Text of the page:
Welcome to Plbg.com
Thank you to all the plumbing professionals who offer their advice and expertise

Over 600,000 posts related to plumbing

Welcome to Plbg.com (aka: PlumbingForum.com) we are the most popular plumbing information sharing, advice, DIY and educational forum on the Web. Ask any toilet, sink, faucet, pump, water quality, and plumbing related questions. Please refrain from asking where to purchase a product, business, pricing, or legal questions, for contractor referrals, or any questions not related to plumbing. Keep all posts positive and no advertising. This site is free and made possible by:  

Post New
Log In
How to Show Images
Newest Subjects
 Remodel, no vents on sink/tub
Author: itsttl (MI)

So we are gutting the bathroom due to a leaking tub and toilet. The only thing that didn't link was the sink, amazingly. We had to sister studs, replace underlayment, subfloor, etc etc... the only problem is we want to put new fixtures in and I want everything to be code. I have been debating on using an AAV (studor vent) to rectify the lack of venting for the tub and sink but I am wanting to make sure there are no other glaring safety concerns on the design of the cast iron vent stack. It seems to me that having the water rush down the toilet pipe past both the sink and tub would suck the water right out of the traps since the sink/tub inlet are between the toilet and vent riser. We have never had a problem before and we never notice any smells but I know it can't be right. As for the AAV for the sink I want to make sure I can put it in the vanity 4" above the sani-tee. I am pretty sure it is 4" since it is not the MAIN vent but again, not a plumber, want to check. I have taken some high resolution photos and used paint to show proposed changes. Thanks so much in advance for any assistance you may provide.

Image gallery:

Post Reply

 Re: Remodel, no vents on sink/tub
Author: packy (MA)

if you put the studor vent up under the sink cabinet, that will wet vent the tub as well. technically the sink drain should be 2 inch if it is going to act as a wet vent for the tub but i would not worry about it.
although, what i would do would be to cut the galvanized nipple that is betwen the Y and the stack. cut it right close to the Y , clean it out really well and slide a stainless sheilded coupling onto it, and PVC pipe from there. roll the branch of the Y up if possible and put a clean out tee in that pipe.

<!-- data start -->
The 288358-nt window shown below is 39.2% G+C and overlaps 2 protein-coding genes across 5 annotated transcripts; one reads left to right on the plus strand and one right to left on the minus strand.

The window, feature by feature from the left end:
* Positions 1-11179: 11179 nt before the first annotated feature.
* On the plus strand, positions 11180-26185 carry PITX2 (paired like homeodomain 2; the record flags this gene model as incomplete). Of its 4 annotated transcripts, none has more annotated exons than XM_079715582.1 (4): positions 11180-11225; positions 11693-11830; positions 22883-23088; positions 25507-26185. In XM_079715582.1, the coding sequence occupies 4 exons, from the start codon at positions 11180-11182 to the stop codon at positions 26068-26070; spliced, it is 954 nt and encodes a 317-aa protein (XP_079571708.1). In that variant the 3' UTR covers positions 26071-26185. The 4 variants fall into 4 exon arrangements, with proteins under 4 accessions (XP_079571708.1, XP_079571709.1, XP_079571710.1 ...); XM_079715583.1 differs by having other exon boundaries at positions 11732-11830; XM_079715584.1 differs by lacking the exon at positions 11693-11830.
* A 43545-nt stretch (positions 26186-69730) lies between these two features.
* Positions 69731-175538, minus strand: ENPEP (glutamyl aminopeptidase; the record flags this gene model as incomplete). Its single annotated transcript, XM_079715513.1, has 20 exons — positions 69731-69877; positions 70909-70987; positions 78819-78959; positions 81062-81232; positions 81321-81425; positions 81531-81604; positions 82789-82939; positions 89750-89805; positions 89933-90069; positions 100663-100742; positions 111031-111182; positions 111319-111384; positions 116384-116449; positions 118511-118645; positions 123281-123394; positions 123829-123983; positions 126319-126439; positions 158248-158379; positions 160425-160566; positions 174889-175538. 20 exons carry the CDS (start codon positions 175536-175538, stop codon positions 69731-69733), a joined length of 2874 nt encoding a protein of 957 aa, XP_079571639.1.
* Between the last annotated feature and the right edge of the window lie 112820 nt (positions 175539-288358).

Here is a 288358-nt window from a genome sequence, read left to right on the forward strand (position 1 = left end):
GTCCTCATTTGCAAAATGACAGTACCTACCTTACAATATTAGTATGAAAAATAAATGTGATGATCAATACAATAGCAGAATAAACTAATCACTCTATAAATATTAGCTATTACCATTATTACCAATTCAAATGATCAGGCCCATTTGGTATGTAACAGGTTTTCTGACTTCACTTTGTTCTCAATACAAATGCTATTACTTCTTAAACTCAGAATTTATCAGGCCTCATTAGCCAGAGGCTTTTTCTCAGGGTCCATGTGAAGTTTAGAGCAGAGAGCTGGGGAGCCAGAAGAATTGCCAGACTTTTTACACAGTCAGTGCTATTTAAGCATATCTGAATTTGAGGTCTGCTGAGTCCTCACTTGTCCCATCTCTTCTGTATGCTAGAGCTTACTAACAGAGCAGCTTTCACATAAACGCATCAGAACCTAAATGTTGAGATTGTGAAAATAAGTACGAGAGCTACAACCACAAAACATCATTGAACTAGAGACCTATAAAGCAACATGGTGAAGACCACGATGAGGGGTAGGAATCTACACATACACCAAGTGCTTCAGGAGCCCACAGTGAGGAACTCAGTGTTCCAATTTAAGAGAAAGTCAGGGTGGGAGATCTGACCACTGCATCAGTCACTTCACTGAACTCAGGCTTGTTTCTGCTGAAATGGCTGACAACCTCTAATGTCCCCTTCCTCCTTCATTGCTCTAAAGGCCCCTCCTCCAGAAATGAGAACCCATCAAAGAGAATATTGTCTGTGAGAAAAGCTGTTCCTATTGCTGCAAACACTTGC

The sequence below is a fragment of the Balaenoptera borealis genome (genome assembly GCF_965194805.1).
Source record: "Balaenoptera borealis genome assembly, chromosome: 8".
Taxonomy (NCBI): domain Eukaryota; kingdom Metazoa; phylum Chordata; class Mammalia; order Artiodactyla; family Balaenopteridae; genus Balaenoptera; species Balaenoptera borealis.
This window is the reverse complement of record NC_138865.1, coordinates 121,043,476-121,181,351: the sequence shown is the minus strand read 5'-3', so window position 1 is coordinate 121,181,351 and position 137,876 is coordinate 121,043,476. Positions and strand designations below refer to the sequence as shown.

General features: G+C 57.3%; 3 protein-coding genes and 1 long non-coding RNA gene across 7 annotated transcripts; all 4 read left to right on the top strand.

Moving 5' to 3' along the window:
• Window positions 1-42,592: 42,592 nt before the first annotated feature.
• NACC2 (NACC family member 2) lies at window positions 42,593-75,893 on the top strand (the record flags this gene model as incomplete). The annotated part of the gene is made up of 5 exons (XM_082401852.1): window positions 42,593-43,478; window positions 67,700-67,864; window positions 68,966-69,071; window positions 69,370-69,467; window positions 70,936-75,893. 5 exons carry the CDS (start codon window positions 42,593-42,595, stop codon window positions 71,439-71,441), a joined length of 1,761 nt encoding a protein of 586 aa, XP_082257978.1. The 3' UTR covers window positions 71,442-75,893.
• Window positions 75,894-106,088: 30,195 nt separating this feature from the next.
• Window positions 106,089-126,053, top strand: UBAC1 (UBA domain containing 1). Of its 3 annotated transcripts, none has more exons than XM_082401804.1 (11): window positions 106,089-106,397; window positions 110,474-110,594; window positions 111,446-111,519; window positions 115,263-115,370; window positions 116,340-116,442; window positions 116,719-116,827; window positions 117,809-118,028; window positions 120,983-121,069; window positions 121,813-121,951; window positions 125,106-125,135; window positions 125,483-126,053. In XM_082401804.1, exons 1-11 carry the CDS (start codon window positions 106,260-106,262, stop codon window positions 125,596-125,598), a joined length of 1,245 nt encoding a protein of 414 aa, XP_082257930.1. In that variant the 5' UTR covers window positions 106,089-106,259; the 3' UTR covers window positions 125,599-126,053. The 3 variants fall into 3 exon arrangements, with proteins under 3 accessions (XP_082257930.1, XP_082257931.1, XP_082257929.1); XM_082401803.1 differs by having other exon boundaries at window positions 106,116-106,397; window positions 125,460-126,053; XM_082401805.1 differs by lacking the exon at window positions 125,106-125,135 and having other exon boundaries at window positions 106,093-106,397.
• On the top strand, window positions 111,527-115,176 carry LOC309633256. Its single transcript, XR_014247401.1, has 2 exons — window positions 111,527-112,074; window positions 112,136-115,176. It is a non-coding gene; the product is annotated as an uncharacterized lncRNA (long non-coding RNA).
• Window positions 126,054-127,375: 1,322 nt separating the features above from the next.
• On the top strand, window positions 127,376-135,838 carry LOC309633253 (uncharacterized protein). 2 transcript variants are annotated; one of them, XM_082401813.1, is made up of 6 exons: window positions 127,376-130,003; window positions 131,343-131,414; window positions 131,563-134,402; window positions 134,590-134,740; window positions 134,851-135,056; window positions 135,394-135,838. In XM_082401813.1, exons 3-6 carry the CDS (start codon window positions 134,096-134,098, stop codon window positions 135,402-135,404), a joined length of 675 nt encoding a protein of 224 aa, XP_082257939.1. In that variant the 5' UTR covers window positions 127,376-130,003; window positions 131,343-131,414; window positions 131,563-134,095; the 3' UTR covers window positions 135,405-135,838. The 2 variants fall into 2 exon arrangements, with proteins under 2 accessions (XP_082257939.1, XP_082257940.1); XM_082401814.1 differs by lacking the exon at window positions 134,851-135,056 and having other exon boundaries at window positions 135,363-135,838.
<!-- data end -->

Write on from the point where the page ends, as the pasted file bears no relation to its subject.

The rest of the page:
last, the inlet for the trap should be more towards the end of the tub. the inlet sets under the overflow. the shoe sets under the drain hole. a tee connects them together.

Post Reply

 Re: Remodel, no vents on sink/tub
Author: itsttl (MI)

Thanks for the reply. Just to verify I understand, you think I should get rid of the cast Y adapter, but instead of trying to rotate it off the galvanized nipple just cut it? Is unscrewing the Y a bad move? A danger of damaging the cast? You are also saying to move the Y closer to the tub so the tub drain has a straighter shot to the wet vent? Makes sense, if that's the case. One more question: I need to move the hole for the drain from the floor to the wall for the new vanity (it has an open leg design) would increasing that drain size for the sink to 2" as you suggest increase the chances of clogs when it is reduced to 1-1/2? I assume there are special "clogproof" sweep Ys for this but I wanted to check. Leaving it at 1-1/2" would be fine too if you do truly believe it won't make any difference. I have to notch out a non-load bearing bottom plate and the small the better. Thanks so much for your time :)

Post Reply

 Re: Remodel, no vents on sink/tub
Author: packy (MA)

it sounds like we are talking the same language here.
you can not increase that drain to 2 inch because the nipple at the stack is only 1 1/2. if the nipple will unscrew from the stack, you can remove it and screw in a male adapter. other wise just cut it leaving a good inch and use a stainless banded coupling.
the notch you need in the 2 x 4 plate can be notched at a 45 deg with a short piece of plastic laying in it. that pipe will be at a 45 deg slope with another 45 on it to bring it to vertical.
put the stub out at about 18 inches above the floor.

Post Reply

Please note:
  • Inappropriate messages or blatant advertising will be deleted. We cannot be held responsible for bad or inadequate advice.
  • Plbg.com has no control over external content that may be linked to from messages posted here. Please follow external links with caution.
  • Plbg.com is strictly for the exchange of plumbing related advice and NOT to ask about pricing/costs, nor where to find a product (try Google), nor how to operate or promote a business, nor for ethics (law) and the like questions.
  • Plbg.com is also not a place to ask radiant heating (try HeatingHelp.com), electrical or even general construction type questions. We are exclusively for plumbing questions.

Search for plumbing parts on our sponsor's site:

Special thanks to our sponsor:

Copyright© 2017 Plbg.com. All Rights Reserved.